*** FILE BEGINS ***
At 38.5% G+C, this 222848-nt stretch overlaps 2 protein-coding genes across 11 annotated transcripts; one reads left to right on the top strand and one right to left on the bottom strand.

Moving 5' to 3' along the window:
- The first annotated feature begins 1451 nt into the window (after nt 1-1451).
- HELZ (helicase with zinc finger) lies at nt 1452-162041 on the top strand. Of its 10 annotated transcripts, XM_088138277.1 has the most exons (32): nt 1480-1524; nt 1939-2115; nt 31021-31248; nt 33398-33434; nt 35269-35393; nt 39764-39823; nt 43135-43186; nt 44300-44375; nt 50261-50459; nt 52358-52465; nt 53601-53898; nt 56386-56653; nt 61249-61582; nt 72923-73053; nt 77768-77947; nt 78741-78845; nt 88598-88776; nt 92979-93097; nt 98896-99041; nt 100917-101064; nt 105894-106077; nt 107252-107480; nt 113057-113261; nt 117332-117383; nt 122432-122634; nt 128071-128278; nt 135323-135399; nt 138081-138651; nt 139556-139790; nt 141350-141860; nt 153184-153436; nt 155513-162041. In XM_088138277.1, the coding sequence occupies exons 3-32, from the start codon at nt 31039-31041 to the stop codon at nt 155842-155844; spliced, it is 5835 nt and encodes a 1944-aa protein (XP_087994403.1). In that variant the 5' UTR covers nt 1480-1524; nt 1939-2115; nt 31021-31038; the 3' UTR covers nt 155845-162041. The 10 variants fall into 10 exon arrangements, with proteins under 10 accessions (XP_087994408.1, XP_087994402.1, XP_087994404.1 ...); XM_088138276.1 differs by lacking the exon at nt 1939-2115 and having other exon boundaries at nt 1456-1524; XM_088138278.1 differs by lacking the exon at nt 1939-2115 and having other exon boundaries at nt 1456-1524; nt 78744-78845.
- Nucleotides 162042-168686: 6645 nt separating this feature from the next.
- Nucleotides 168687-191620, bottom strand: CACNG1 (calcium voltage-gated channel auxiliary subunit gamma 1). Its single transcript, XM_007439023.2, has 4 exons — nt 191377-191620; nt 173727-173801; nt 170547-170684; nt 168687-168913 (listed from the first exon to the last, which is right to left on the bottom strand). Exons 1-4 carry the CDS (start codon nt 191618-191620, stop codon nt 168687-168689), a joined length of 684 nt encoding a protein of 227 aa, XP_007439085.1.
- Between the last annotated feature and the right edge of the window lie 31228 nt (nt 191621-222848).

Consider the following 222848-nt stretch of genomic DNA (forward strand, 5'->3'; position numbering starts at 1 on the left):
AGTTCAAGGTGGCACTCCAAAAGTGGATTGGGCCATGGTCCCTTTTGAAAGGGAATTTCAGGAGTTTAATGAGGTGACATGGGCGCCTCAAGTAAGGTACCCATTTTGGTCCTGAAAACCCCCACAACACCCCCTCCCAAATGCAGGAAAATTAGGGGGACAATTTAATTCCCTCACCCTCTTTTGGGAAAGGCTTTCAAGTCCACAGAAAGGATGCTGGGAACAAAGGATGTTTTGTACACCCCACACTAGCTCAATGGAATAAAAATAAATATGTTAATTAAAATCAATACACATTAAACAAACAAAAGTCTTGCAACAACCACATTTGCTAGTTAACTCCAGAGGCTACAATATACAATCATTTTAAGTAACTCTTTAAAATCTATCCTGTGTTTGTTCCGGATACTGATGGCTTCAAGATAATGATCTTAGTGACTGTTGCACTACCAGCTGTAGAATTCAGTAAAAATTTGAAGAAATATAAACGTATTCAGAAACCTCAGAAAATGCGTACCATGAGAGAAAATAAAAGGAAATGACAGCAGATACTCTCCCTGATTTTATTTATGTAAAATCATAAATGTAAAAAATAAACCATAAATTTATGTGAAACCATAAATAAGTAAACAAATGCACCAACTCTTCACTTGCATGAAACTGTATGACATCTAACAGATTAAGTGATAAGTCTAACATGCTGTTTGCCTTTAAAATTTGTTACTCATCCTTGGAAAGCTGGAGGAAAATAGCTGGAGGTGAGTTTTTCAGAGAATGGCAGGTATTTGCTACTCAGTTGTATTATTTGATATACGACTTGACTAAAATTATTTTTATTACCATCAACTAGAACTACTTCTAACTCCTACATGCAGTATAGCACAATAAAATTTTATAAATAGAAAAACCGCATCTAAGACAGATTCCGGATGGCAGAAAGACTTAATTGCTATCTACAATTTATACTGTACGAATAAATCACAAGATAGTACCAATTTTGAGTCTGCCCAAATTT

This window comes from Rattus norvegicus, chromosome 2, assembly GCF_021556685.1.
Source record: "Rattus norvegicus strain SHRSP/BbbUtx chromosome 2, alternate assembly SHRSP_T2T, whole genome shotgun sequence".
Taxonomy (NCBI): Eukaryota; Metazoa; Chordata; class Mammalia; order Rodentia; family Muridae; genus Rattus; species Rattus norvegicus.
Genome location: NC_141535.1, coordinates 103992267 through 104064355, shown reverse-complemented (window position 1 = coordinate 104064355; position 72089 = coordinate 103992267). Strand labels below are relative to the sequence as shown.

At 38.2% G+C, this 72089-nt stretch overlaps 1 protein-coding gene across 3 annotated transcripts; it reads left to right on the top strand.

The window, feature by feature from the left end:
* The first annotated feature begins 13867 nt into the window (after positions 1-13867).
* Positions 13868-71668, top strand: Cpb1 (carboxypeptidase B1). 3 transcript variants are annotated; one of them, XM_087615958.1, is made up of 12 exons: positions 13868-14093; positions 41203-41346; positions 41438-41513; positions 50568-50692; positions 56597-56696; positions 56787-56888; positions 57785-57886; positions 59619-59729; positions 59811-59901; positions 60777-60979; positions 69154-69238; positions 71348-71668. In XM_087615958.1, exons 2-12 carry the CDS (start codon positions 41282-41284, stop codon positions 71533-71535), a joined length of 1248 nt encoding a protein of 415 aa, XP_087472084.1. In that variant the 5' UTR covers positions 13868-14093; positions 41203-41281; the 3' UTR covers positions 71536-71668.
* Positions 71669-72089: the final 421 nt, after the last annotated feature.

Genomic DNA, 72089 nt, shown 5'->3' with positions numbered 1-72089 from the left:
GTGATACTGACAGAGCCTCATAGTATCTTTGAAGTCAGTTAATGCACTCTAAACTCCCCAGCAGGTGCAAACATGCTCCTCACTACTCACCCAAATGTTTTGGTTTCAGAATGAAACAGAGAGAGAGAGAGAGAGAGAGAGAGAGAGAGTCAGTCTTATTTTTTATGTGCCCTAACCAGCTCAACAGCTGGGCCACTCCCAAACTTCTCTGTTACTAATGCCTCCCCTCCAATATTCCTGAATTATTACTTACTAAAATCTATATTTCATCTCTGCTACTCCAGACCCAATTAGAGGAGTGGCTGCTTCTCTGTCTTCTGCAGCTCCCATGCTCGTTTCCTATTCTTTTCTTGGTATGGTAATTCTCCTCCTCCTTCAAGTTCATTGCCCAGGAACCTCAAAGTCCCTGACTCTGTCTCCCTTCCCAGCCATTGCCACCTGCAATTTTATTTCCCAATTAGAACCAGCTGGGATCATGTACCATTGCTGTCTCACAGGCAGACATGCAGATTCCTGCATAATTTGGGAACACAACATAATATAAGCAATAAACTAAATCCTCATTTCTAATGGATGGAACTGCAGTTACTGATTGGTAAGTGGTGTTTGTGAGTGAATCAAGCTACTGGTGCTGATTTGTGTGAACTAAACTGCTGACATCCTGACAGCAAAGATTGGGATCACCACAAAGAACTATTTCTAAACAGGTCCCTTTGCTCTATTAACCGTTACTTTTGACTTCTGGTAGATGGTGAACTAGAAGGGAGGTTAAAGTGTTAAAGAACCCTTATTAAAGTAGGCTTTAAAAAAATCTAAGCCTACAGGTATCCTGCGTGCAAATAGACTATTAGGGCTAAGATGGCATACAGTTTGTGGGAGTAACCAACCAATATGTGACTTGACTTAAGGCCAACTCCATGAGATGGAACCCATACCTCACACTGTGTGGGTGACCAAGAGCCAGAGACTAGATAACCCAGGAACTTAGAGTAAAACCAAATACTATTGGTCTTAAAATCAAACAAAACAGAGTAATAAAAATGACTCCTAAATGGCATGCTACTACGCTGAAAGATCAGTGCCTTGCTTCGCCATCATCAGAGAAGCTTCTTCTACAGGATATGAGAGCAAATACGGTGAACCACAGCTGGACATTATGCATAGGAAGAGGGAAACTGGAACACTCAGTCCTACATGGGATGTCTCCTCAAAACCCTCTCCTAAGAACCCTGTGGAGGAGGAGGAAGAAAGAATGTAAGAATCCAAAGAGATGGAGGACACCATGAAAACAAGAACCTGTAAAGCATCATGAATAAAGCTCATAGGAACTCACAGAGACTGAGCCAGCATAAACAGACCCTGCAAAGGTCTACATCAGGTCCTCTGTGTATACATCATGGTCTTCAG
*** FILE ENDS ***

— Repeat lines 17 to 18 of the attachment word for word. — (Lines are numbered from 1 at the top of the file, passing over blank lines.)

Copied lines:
* Positions 13868-71668, top strand: Cpb1 (carboxypeptidase B1). 3 transcript variants are annotated; one of them, XM_087615958.1, is made up of 12 exons: positions 13868-14093; positions 41203-41346; positions 41438-41513; positions 50568-50692; positions 56597-56696; positions 56787-56888; positions 57785-57886; positions 59619-59729; positions 59811-59901; positions 60777-60979; positions 69154-69238; positions 71348-71668. In XM_087615958.1, exons 2-12 carry the CDS (start codon positions 41282-41284, stop codon positions 71533-71535), a joined length of 1248 nt encoding a protein of 415 aa, XP_087472084.1. In that variant the 5' UTR covers positions 13868-14093; positions 41203-41281; the 3' UTR covers positions 71536-71668.
* Positions 71669-72089: the final 421 nt, after the last annotated feature.